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T1!H DAILY MISSOVULIAN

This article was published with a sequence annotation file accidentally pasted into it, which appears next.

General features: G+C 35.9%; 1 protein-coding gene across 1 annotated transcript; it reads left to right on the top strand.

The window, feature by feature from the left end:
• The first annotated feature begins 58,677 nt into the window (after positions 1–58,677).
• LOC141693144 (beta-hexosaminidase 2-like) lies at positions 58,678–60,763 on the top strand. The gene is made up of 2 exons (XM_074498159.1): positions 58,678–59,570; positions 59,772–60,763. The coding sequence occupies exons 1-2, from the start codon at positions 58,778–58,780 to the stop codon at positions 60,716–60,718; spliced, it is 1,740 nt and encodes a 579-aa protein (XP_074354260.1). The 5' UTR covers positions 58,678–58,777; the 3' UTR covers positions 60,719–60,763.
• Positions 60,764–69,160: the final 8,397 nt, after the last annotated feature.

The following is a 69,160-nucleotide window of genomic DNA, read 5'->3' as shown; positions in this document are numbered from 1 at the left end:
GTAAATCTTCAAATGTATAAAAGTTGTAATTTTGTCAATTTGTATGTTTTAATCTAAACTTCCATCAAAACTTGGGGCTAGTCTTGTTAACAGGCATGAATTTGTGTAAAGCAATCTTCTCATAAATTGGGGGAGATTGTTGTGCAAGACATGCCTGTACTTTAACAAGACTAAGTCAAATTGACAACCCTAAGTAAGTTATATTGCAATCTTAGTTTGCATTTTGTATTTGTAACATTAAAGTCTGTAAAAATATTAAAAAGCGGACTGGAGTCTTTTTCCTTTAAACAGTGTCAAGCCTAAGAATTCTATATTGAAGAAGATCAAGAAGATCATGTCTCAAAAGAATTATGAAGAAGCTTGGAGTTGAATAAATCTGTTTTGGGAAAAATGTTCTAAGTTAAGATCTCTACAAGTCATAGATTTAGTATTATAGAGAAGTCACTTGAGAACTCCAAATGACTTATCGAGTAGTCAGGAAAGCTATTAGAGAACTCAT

Ptblshed Every Day In the Year. 0S8SOULIAN PUBLISHING CO. Missoula, Montana. Entered at the postofflce at Missoula, Montana, as second-class mail matter. SUBSCRIPTION RATES. (In Advance.) Daily, one month ........................... 0.75 Daily, three months ...................... 2.25 Daily, six months .................... 4.00 Daily, one year ................................. 8.00 Postage added for foreign countries. TELEPHONE NUMBER. Bell......................110 Independent....510 MISSOULA OFFICE 129 and 131 West Main Street. Hamilton Office 221 Main Street, Hamilton, Mont. The Missoulian may be found on sale at the following newstands out side of Montana: Chicago-Chicago Newspaper Agen cy, N. E. corner Clark and Madison streets. Minneapolis-World News Co., 219 North Fourth street. Salt Lake City-MacGillls & Lud wig. San Francisco-United News Agents. Portland-Consolidated News Co., Seventh and Washington. Seattle - Eckart's News Agency, First avenue and Washington; W. O. Whitney. Spokane-Jamleson News. Co. Tacoma-Trego News Co., Ninth and Pacific. SUBSCRIBERS' PAPERS. The MIfissoulian is anxious to give a the best carrier service; therefore, sub scribers are requested to report faultyy a delivery at once. In ordering paper change to new address, please give 11 old address also. Money orders and checks should be made payablle tot The Missoulian Publishing Company. L " 1.t h TU.SID)AY, JANUAIRY 7, 1913. GO SLOWLY. Announctemlent was nimade yestl'rd;tiy at the city hall that a nl\movement has been started to recall Mayoir 1tlho:l,les. C There is no, authoritative llflrlllation t as to the origin of the movemenIlt, nor is there anything to indicate that it is sincere. Tile charges which are otnu- 1 nlerated in the colpy of the petition i: Which was real at the council mleeting t yesterday aire mlatiters which have been discussed during the progress of the investigation of the city's affairs hliic t is not yet completed. To re.iterate I them now, before any result has come 1 fromn tile citizens' inquiry, seems to us to be the height of folly. The citizens' comnllittee yesterday orgatnized and proceeded along lilnes which are Ibe.s calculated to a0ulainti the public witll the actual facts in the matter. As was said by a nlember of the committee, this is not a political affair; it is merely a plan to find out exactly hbow closely the explenses of tile c(ity can iie cull and to arrange to culit them to that point. If it is found that h the council has ahlraly reached the ahill ini ill in tile reO lillmenda ionIS which it has mlate, then the committee c will say so. If it is found that furilher reduction is lpossibleo, thle conlllnitee will say that, tio. But there is lo occasion for a recall Ii molvement until we tha've a fair lnd itn- e partial statement of the conditions at the city hall. We believe we have not i had that yet. It is our plinion that l we shall ha\e, it when Clhairlman lriggs mnakes his report th his cmulllttee. Then will he the time to act, re w'ay '\ or the other. COLORADO GIRLS. The girl stidents in 'iolorado trinliege, have set lan 'xaqplllle whill .hc- eds elsewhere will, alt least, find interelst i tained the infgrrmation that the; i i rado girls, iby denying theiitlt ies chicken dinners anitd biy doinlg 'll srits of work, have saved a nest-egg of mreit than nilne thollisantd dtitllars t')twirI It\ gymnntsillll funid for their colhelc-, ilie Is a chance for Montana co-els Ito tIiike a hand in the financial gIlE. Th,.- I will be able,lC if they f,!lo\v this cx:lu pie, to get neei ' it'd fllitis for tihe uliliit - telnance of tile utniversity. If ti' r ry out the plan they will save the money. But the legislators of '1,. Iit tana, we think, would lie shatlnltd int' i action if the girls started In this idl rection. The lawmakers are t',i, ga!- 1 lant to wish to see tile co-eds go, with out chicken dinner. And it iouhll takll, an awful lot of chicken dinners to, save nine thousand dollars. DAY DECLINED. Yesterday's organization of the Mon tana house of representatives, follow ing the caucus of the democrats the rsight before, marked the second dli.feat of ]. C. Day of Helena as an aspirant for the speakership. In January, 1899, Mr. Day was defeated by Henry C. Stiff of Missoula. It was the vote of Silver Bow county's delegation .'hich settled the contest in 1899; it was that same vote which turned the tide against AMr. Day in this year's caucus lilot. This year, it Wv4 a Flathead man who defeated Mr. Day. The. other time It was Missoula's candidate. In the former contest, the election of Mr. Stiff was regarded as a measure of the Daly strength in the house as against I that of Clark. This year, the vote against Mr. Day may or may not rep resent the copper strength; the chargd I is made that it does, but it will take time to make this certain. It is sig nificant, perhaps, that the Silver Bow delegation was against Day, but the reason may have been something else tnan copper. When the defeat of Mr. Trty had been accomplished, he was of fered the empty honor of being chosen speaker pro-tem. He declined. Back in 1899, Mr. Day was given the chair mnanship of the committee on libraries. =Ie didn't decline it, but he manifested to enthusiasm over its acceptance. SOME RELIEF. President-elect Trilson says he is be wildered by the mass of suggestion and recommendation which pours in urpon him. lie says he has so many names urged for appointment that he has been unable to make any selection. And tlhe situation of Mr. Wilson is no different from the position of e.very president elect in the last fifty years. It is one or the evils of the nlppointive system, which even civil service will not en tirtly remove. But there is a bit of relief in sight for the president-elect notw thatt tie state legislatlures are in stssion. 'The politicians will have to divide their attention with tihe affairs at lolnme; they will be compelled to get off the foot of the president-elect for at least a few mlinutes at a tihil Mlr. \Wilson will doubtllless wlvitelmine a red hot fight of sinle sort in eve.ry iite of the state legislat ui rs. 'Tlot t x\\oiilt take a lt I f the fell,\\s hiine aldt give him a rest. Those democrats who implicitly be lieved that a reduction in the cost of living would follow the count of thue hallots in Noveinber, are now looking with liblank disnmay at the size of their coal bills. Just to show that civilization has a firm hold, the ('hinese republic has ordered all busilness tnen t \ve:ar derby hats. W\e shall inot ailnie the' ('Chinese if they start anolther rtvolu tion. Berlin has adopted City Attorney VWoody's traffic ordinance, even if Missoula did reject it, and automobiles in the German capital are compelled to cross the streets at right angles. There is no need for a recal' if ev erything is right at the city hall and the citizens' committee has not yet found out whether there is anything wrong or not. If democratic tariff revision doesn't amount to more than demnocrat i nves- I tlgations have done, it will not do I much except to unsettle businuiss. Inquirer:-Yes, you can send flow ers to your girl by parcels pist, but we would not advise it unless you are afraid of the dog. Hlow touch better it would have been coulid the London peace conferuennee have been held before t'he fighting be gan. Not even the heat of the democtli'ratic caucus was able to rauta' lilena's , temperature above 15 degreets beilow zero. (Governor Stewart. guiding the ailto mobile of state, will have to keep ai elose watch for tacks in the road. t The best way to sihop oconoimieally Is toi follow the advice contained in L Missol,.lan advert isern.nts. Young ite. Astor lhas joinledI a vol Intlte r fire hrigldh. I1,. sots a lace I for young ir. Itnoeltfelht'r. The I .onil' of reiltru(selltitatives ca;ills aittention I to the flt that It is not all l t hi . llii ti r iot a ' t li, it is n I - il 1 rtythiig ilso, liter is itire slited ltiiit' it the , start is sll':, T i i'e is i iitus,' lin ki i iilt " Ihi t'ii'tilh illltil we kItnlow whiat is the altllal stiatl' of affairs. Wi' ire itistitletl vi otu ,stii'id iii lilly fUrtheir dwivnwarll revision of winter i weather. (Cheer li. 'IThe weather mlan sHays ithe bliikhne of the cild wa'e is T'hii i'rcisiit int-,'leuit ei.liivces ' every luan sioitlit tue his own cabinet mtuatuir. Mr. McNally appears to have I i ,lin the goat. Silver i3ow always has oilt. If you want to recall your troubles, tuse a Mi.stulian class ad. Turkey's foolting in l.urope ieconits t each day less secure. TThocr are places rwhere it was ltolihr than it was here. (IIFTO 'Ph IACDITAI GIFTS FOR HOSPITAL. , S;an Francisco, Jain. . -The \niver. tl sity of 'California itL annoIunces that it is j assured of gifts aggregating $400,000) I to.ward erecting and equipping new departments of the university hospital f in Fan Francisco. There is said to t be a possibility of much larger gifts., VANDALS IN CHURCH. Chicago, Jan. G.-Yandals desecrated the altar and stole the conmmunion r serv!ci from the chapel of the Epis- e cOlal cathedral of Saints Peter and V Paul today. The sacred vessels were t recovered later in a rooling house. I Two men were arrested. READY FOR BUSINESS The two branches of the Thirteenth assembly are or- a ganized; that formality was the feature of'yesterday's pro- h ceedings in Helena. Today, the program includes the re- b ceiving of the message of Governor Stewart. This will be A the last preliminary. This afternoon will find the two . houses ready for the work of the session. There were some interesting features in the organization phase of the session. The plan to place the selection of A senate committees in the hands of the lieutenant governor b did not find daylight. That is a good sign ,for a starter. w It is to be noted, however, that Senator Gallwey of the Amalgamated company is a member of the committee which ti will select the senate committees. Senator Gallwey is adroit and experienced; he, next to the lieutenant governor, P is the best man for the Invisible Government that could tj have been selected. But there is room for doubt that, with all his cleverness, Senator Gallwey will have free rein tE in the matter. His associates are not men who will sub mit to being led. Senator Groff of Ravalli county and t Senator Duncan of Madison are not new men at the busi- a ness and they have reputations of their own as fighters. We anticipate that the progressive element in the senate h has its affairs in good hands. Then there was the defeat of E. C. Day for the speaker ship of the house. Mr. Day had been regarded in these rural districts as having the field all to himself. It ap- i pears, however, that he didn't. Honeyed words had been t printed in the newspapers which represent, supposedly, the di Silver Bow democratic forces; these had been fine reading ' for Mr. Day. But that was as far as Silver Bow went in the Day procession. When it came to voting, the cordial indorsement which the Butte Miner had given was not made I good by the Miner's townsmen. It was a Flathead-county Y man who got away with the Silver Bow vote. It will, how- Tr ever, be some satisfaction to the Butte Miner that it was ec not Mr. Whiteside of Flathead. There is some balm in 01 Gilead. fn On the whole, the progressive element appears to have r a little better than an even break at the start. With no ti side issues to interfere, the Thirteenth assembly has the best r opportunity ever offered in Montana for constructive work e in the way of legislation. Certainly, there can be no mistaking the sentiment of the ,, people of the state. The record in this direction is so plain that it cannot be avoided, even by those who do not want ,b to read it. Three parties are represented in the legislature whose platforms contain the same pledges regarding state * legislation. None of this is political legislation. It should n be easy to enact helpful laws this year. The whole state will support the Thirteenth.assembly if t its members make good the promises which form the pro- t gram for the session. ____ I Immigration XXIX.-Past Human Migrations.B, By Frederio J. Haskin. i, hr, .o To~nr' )h indulcCd his rile pOlishl'd sLt olln imnplements found 1 Long before Joseph induced his T brethren to return for their father and ii bring him out of LEgyt, and long be- 0v tore M.uses afterward led then out u troii tinuer Egyptitlii buttndage,' human liy \. ts unceasillngly on tile move. b A lter 3.di.au and lts eolntusioBn of tIli.gL. tr tile dspersionl Ui hulall Ity, W\ ye t our lletL picture of htIlllallI ia ilitieti.lgs rtltl ti.e illtie story Wilnel 'Itrath lull A.\brialll and Lot and their o aiI\es an.l wenat turotn frotI' Ur of the Chaties to go ito thi e tland of .Canaattn. itl y got as far as lItrtall, anlld Abramnl's i tlatier, '1 t'ati, diled there. '1 elli Ccallle tie tletss5 tle to A trunt -to "get thee out )ti t3 tl. n tr3, i tld tirutl thy kindredi, i it'd 1ltl thy l'atherl's htlse, unto a ifi land that I will sihow thee." Flrot l this land they trave eld into Egypt and Lt out ug.iU, and tiiatlly thile tpossssiolns of Abtram and lbt became so great that theiy could ti ltonger get along together. 0o Abral said to Lot that they would separat', anlid lie w'ould give hlal first choice eif the directions they could go. e A lid Lit ciis,' the plain tof Jordan, ( willie Aibratl cthose Calalil. g A.\id so lilt hisltory of early Israel is ., full of lilt, wau lerin gs of ilt,' sihi'philid patriarch,", their households, their t, lhers ltid thIeir flocks. lalled Florwaird by greell fliels and pliastiant Watellll p platcs, hlured oil by th, thirst for thle itfll e ltlli(sts of e11)1e 1t itt Itllais, . lnd the Ia artial 'o lq tuest of alien pIwo ples, they IntIrchedt here ' and there, both hi fore t iti after lithe xodtlNh i 't t It ';gypt. ''lth Istraelites werl'e a reckless peoplt, id their eion.talIt sielillg of I'w lit tis itl) Itpossess aind ti1 V t 1 - '_ tiilities to illsruvo' ill thosie days w5Is A isrhaps no more rIllarktl ble thatl tile A spirit of the Jew who is willing lto pltay aI the pirice in the tcoin of suffering tand ft isol]tinl trot' getting Oil ill the world, o. ii1)t for establishing it homlle and it a' ,.)llpet'ncl'e foIr hls Ehildrten andl those v wiho coins after them. lit willingly d. wanders tlhrough the deserts of diffi- It c'ulty 11t l ll'rejudice if he cant s't e- cF Jorn hini the lromlised land of golden al opporltnits. And that is whiy lie is T the most widely llspiltrsed ulnd yet the al 1I1 s1t strict'ly isoltated of all thlt, races iof hitllaInity. Ii WV' til not know when t laIn first bie- Iw gtlli his catreetr ion the earth. We only tl kinlo. that vast geoloegic ages ago, tl loth the climate and the outlite f , 4, lu:tp' ' wvre 'very ilifferent from what in they are today, and that man lived tl there i ith animals long since extinct. ti WVe dit kIhnow that wihell the curtain I bi first rise oilt the stage, of history it re v Ialid in sollle fa'tvored regions, scllh in is tilhe valley of tlthe Nile, nations and o civilizations venerabhle with age and al plsst'ssI d of lt lltlglagt's and arts and of institutions that bear evidence of ti thouisands of years of growth alld de- IV 'etlopmelint before the period of written m history began. H According toi the most authentic in- pc formation gathered by the ethnologists at the earliest inhabitants of Europe 1o were of the yellow race, which, broad- at ly spi.aking, not only includes the Chi- T nest and Japanese, ,but the Slavlc peo- ta hle's as well. They were also the first gi inhabitants of the" new world. In Eu- gl rope today live two small peoples who tc escaped the common fate of an over whelming avalanche of civilization be that swept up behind them-the et Pasques sheltered by the Pyrenees and cc the Finns and Lapps of the fttf po4. w The polisheld stlie implements found 1 in the caves atllt river gravels of western tLn urp, the kitchen-itiddcns upon the slnrtis of the Baltic, the Swiss lake lhlabitations, and the burial a tlutttlUts all over E'urope confirmll the belief that clse kinsmen of the Chi- } nese were tilhe fil'st people of ,ourope. What ha.ppened in prehistoric times itn thie migratimnts f I humnanity into Eatt rope has ,been witlnessed in the comilng 1 of the Hutlgaria.na tand the Turks into Europe. Although tihe A\ry:an race is un taoubtttdly the youngllgest, of the great classes of hutit nittl , it is, collectively, the most scatti redI. It includes the allncieknt Iiiltitulu al I the mllodern Eng lishlnatl; it(h ;lcitit iHoman and the motder italiall; thI' atncient Athenian and tIe ilmoern'l (lk. Its descend ants Ithave ptIeopled the tnew world, Eu rope aind Austra;lia. The origitlal senlt Iof the Aryan race seetlts to havie teIen in the Hindu kooch utuintIIatlin reg'iont of northwest ern Asiat. Int the less than 5,000 years that have patssedt sinlce the first pil grimhts startetd ollt I'f thoos mIl ountain valleys to cotlllulr tll wtorild, as they progressed tthey hIv wandered all ove'r the aertth. S.tno' tribes spread f ovetr thie iltablet'-Iis of Iran and the plains of Itdi:a, and I,ecame the pro- I genitors of the Atlledes, the Persians I and the ililldus. 'I'h,' tribes which en- t ;tway of the lii'llhtotntl, ptushing them- a I salvets dtlt\'n into the penIttinsulas and ftundiilo g the (,reek I lllt Iltonlllan states. ' I'Ihe valgullartd f tlhe tribes which I ;swlet aleross lthe iniilll IEurope from Asia to thte \\west \ re the Celts. After thtn etitteI the Teutonic tribes, and the attrd-er, tded Celts were forced out upont the wet'stetrn-mnost edges 1 of Eurolpe into Untl and Spain, and across the channel to thie British isles, where they are reprt stnted to this I day by the \\elhlh, It h Irish and the b Highland Scttts. Behind, the Teutons Scatme the Sltavs, andt( they pressed up I Iagainst the. T't.tlonls as hard as the c Teutons in their first days had pressed I against the C(lls. From the tittle whla tihe first ven- f luresomlle triles beganl tI wander west- f ward from the Aryan cradile home un- I til now, the w\\-aterlust has possessed c the Aryan peoples, altl perhaps for I 4,000 or 5,000 years they have been t moving forward and westward, and the great migration to, America is but the continllng flow of the stream that lbegall so Iany years a-Ot). We find the histolry of this Aryan migration written in the earliest books e of the race. The Itig-Vela, the most A ancient of Ibooks, is Ill;de up chiefly c of hymns ,which wteret composed by Ii the sweet singers of thel Aryan clans d which, during a thousand years, e marched steadily forw\ar.l through the u Htimalayas and aeross the Indian r peninsula to the Gang,s. These hymns n are filled with the memories of the! o long conflict of the fair-faced Aryans and the dark-visaged aborigines They tell of the terrors of the moun tain passes, speaking often of the great dark mountains through whose gloomy defiles the early immigrants s to India wended their way. a The people of eastern Asia seem to it be the only great exception to the po- a etic statement that westward the. t course of empire takes its way. China h was first settle. by a banG 44 T URaf- " Ian emigrants who headeqd toward the ! rising instead of .toward tei setting sun, and settled in the basin of the Yellow river, there to become the pro genitors of the most popuilous nation human history has ever known. They found aborigines there just as Colum bus found them in America and as the Aryans found them in India. Whence they, came is beyond mortal ket. History stands silent and dumb, so re mote were the days of their advent, Every reader is familiar with the sweep of the tides of humanity to America's shores after the discovery of the western hemisphere by Colum bus. But far behind that date there were other races which haaq to come to America, and which hai erected civilizatiors of their own--civiliza tions whose few remaining ruins are mutely eloquent witnesses of the high order of intelligence of the people. Perhaps the most mournful diary en try ever made was written by a priest who accompanied Cortez into Mexico, where, in the name of religion, an at tempt was made to wipe even the last reminiscence of the Aztec civilization from the earth. He told of their his tories, their literature, their medical science, their astronomical knowledge, and then related with pride and pleas lre the joy he felt in seeing all their sacred books of knowledge placed in a huge bonfire and destroyed beyond all hope of resurrection. Since then centuries have come and gone, and archeologists have been able to gather here and there small threads in the chain of evidence as to the na ture of these civilizations. But the calendars of the Aztecs and the Mayas disclose even a greater knowledge of astronomy than Caesar possessed when he ordained the Julian calendar, with the aid of the Alexandrian schol ars, and greater than was at the dis posal of Pope Gregory when he re vised. Butcertain it is that the ruins f 'Mitla, of Palenque, of Quiragau, 'of Yucatan, of Cnsa Grandes, and of the Incas. tell of races which in their day could match their host contemporaries of Asia, Europe and Africa. That the emigrants who laid the FI oundations of these civilizations came rrnm across the seas seems certain. We see the Toltecs migrating across the barren plains which stretch al most from the Rio Grande to the vale of Anhuac. Then they disappear, I legend says, through the ravages of pulque, and after them comes the Chi- mi 'imees-Mongolian in features, Chinese lat in the forms of their civilization. lov even in this day we may read on the of pyramid of the sun, believed to have Ell been erected by them. the same in seription one most often finds upon the ancient tombs of China-an in- wil scription which means "loneevlty." " Whence they came or how, there Is the nothing but circumstantial evidence to ch: Indicate. but it seems probable from me that evidence that it was but a con- Th tinuetion of the eastward movement of giv humanity that began when the Turan- of lans settled in the valley of the Yellow sta river and founded the great empire of is China. an Thronghout hundreds of generations the humanity has thus been moving here the and there in search of'the promised , lands of bettcr opportunities, neatly its always migratine amid necesa~itie~ 'dtd th hardships. and often at the risk of life' itself. iSometimes it has been the gr hand of onpression and tyrannv that pr has riven impetus to the tide: at other at times it has been religious faith: now the tt has been a question of staying and cot starving or of ening and enioving tie plenty. Put whatever the impelling of motive, multiplied millions of people giv have traversed the lands and the seas gel of the earth in search of peace, happi ness and contentment. un (Tomorr w--Tmmigration. XXX.- tat Future Human Migrations. wh II _ F ani cie *iPmmu-Pi- * I-a 1A i-A1'a. HEINZE LEADS FIGHI FOR ORE BODY t tt APEX AND EXTRA LATERAL TI RIGHTS FIGURE IN MINING SUIT AT WALLACE. bt tit Sc Vallace', Jan. 6.- (Special.)-The ec first day of the trial of the case broughllt b tl. Ste wart Mining com- at pany against the c)ntario Mining corn- s pany, which commenced in the dis trict court this morning, was devoid si of new or unexpected features. The si admission of additional counsel for the Stewart was consented to by the op-lat position. The session was devoted fa largely to the explanation of the work st done by tile plaintiff company on the p disputed property in the past two M years, detailed by engineers employed aM by the Stewart. The claim sought to, fi he established involves the title to the Ontario ore body, said to be worth a ci million dollars, and the question of s apex and extra lateral rights is the cc basis of the litigation. sc There is an array of legal and ex- a, pert mining talent on either side ex- t" ceeding that in any case ever brought of in the courts of the northwest, and the . case promises to be long and bitterly ,s fought. F. Augustus Heinze leads the ti fight for the Stewart, being present in se person. He is quoted as saying his or company would spend half a million si dollars to establish their rights and ti title to the Ontario. BUNKER HILL LIABLE. Washington, Jan. 6.-The supreme court held today the Bunker Hill & Sullivan Mining and Concentrating company in Shoshone county. Idaho, liable to the government for $3,397 damages for buying timber from an entryman who had not properly taken up his claim. The government's case rested on the allegation that the entry man took up the land merely to cut off the timber. TREASURE HUNTING. New York, Jan. 6.-J. P. Morgan will sail tomorrow for Egypt on the steamer Adriatic to interest himself in ?buried treasures. About a year ago Mr. Morgan visited Egypt to see the progress of an expedition which he fitted out to make excavations near Iharge.t. AS CLEAN as a Holland it comes to Dutch kitchen you-with all the rich -as wholesome as flavor of the finest of V a n Houten's ' co- cocoa beans-retained coa! In original by Van Houten's .old " packages from old. Dutch process. SUPPORT FOR PAPER IS REQUESTED FINANCIAL AID FOR THE "MON- A TANA PROGRESSIVE" IS EARNESTLY ASKED. Helena, Jan. 6.-(Special.)-A com mittee of five members of the legis- za lature, consisting of Crippen of Yel- to lowstone, Taylor of Blaine, Mayfield cr of Flathead, Pope of Yellowstone and tu Ellingston of Carbon, has prepared a aI report in which it says, concerning to the new progressive weekly which will begin publication next week, that 'we have very carefully gone into the plan of organization and the sC character of the publication, and both G ch meet with our unqualified approval. The necessity for a paper that shall B' give wide publicity to the operations B1 of the various departments of the Sr state government, in accurate detail, ". is a most -pressing one in Montana, st, and we believe that the new paper, ba the Montana Progressive, will meet the requirements of the situation in M a manner thht will be satisfactory to li1 itfttpatrons and of- great service to th the state generally. e. "For this reason we urge upon pro gressives everywhere that they promptly send in their subscriptions at $2 per year, and we earnestly hope U that precinct committeemen and county chairman, in all of the coun ties of the state, and every member )f the state chntral committee will give to this worthy enterprise their genuine and active support. "The company is duly incorporated under the laws of the state of Mon. tana, and officered by progressives Ni whose high standard as business men and good citizens should be a suffi clent guarantee to all those who sub scribe, that the business will 'be of. ficient and that the publication will ar be maintained at a high standard. "The stock is being subscribed fot in shares of $1.00 each, and already a pa sufficient amount has been sub- or scribed to pay the initial expense of wi the publication. or "To the end that the circulation of the Montana Progressive may be CA pushed quickly through all of the re counties of the state, additional stock di; should be sold. If the company shall an be able to procure a general circula- frI tion 'over the state it will have a s. sufficient basis in advertising value to t enable those in charge of it to secure be patronage along that line that will allow the publication to be maintained fe without a possibility of loss to the wi shareholders: "It Is believed to be espeeially de- no sirable that the stock of the progres- gi sive Publishing company should be to widely held over the state in moder ste amounts, to the end that there nay, be practically a common owner ship and a common interest in the a' publication. In other words, that the b Montana Progressive may belong to "r and be controlled by the rank and file of the party. S"We therefore urge the progressive citizens of Montana that they at ones send in to the Progressive Publishing company at Helena as liberal a sub- Ja scription to the stock of the company in as they can afford, and in addition he that they enclose a year's subscription Ti of $2. ca " "Realizing that early action to the ce success of the movement is impera- fo tive, we recommend that sufficient "'I solicitors be placed in the field at tr once, and we urge unrn all progres- all sives who have not subscribed, that re they do so at un-c:" an IN GmutOOD WOMANHOOD on The women who have used MOTIEll OOD Dr. Pierce's Favorite Prescription will tell you that it freed them frm pain helped them over painful periods in Assist Nature their life-and saved them many a day now alnd then, of anguish and misery. This tonic, in with a gentle liquid form, was devised over 40 years cathartic Dr. ago for the womanly system, by iRVR Perce's Peas-. Pierce, M. D., and has been soldver oaW laetore since by dealers in medicine to the. up and inigor- benefit of many thousand women. . ate liver and Now-ift orek--oea earn bowel. Be surm Pierce'. Phaorif PeerlWE:cr you get what eour druit at $1 per b #x~ ele.I 5 ywo ask for. 1*e ore0isd 50 on et -m . Pte. Pdw N. Y.* bIh.pg MISS RANKIN HEADS SUFFRAGISTS ADVOCATES OF VOTES FOR WOM EN PERFECT ORGANIZA TION AT HELENA. Helena, Jan. 6.-(Special.)-Organi zation was perfected at a meeting here. today of the woman's suffrage state central committee of the body that wi!l undertake to prevail upon the legisla ture to submit to the voters the amending of the constitution to give to both sexes the right to vote. Offi cers were elected as follows: Stat.oe chairman, Mic;s Jeannette Rankin, Mis soula; assistant state chairman, Mrs. Gilmore, Glendive; second assistant chairman, Mrs. Louis p. Sanders, Butte; secretary, Mrs. Harvey Colt, Big Timber; treasurer, Mrs. Wilbur Smith, Helena; state finance chair= man, Mrs. Harry Poindexter, Dillon; state press chairman, Miss Ida Auer bach, Helena. About G0 women were in attendance, Mrs. Gertrude S. Tabor of Helena de livered the address of welcome, and the response was made by Mrs. Unk. 1. Herrick of Bozeman. UPSET, BILIOUS: SICK? "CASCARETS" No Headache, Biliousness, Bad Taste or Constipation by Morning. Are you keeping your bowels, liver and stomach clean, pure and fresh with Cascarets, or merely forcing a passageway through these alimentary or drainage orgalns every few days with salts, cathartic pills, castor oil or purgative waters. Stop having a bowel wash-day. }et Cascarets thoroughly cleanse and regulate. the stomach, remove the un digested, sour and fermenting food and foul gases, take the excess bile from the liver and carry out of the s> stem all the decomposed waste mat t-r and poisons In the intestlies sand bowels. A Cascaret toright withl make you feel great by morning. They' work while you sleep-never gripe, sicken or callse any inconvenience, antd cost only 25 cents a box from your drug gist. Millions of men and women take a Cascaret now and then and never have headach ,, biliousness, coated tongule, indigestion, sour stom ach or constipated bowels, Cascarets belong in every houshold. Children jist love to take them.-Adv. REWARD FOR COURTESY. Harrisburg, Pa., Jan. 6.-Margaret Jane Brown's kindness four years ago in helping an old peddler on to a car here has won her a reward of $8,000. The young woman, who recently be came Mrs. Ray Mason Knazel, re ceived in her mail yesterday a check for the amount and a note addressed "To the little girl who helped me on a trolley car four years ago." She had almost forgotten the incident. The reward was from Valentine R. Cortlas and was mailed from California.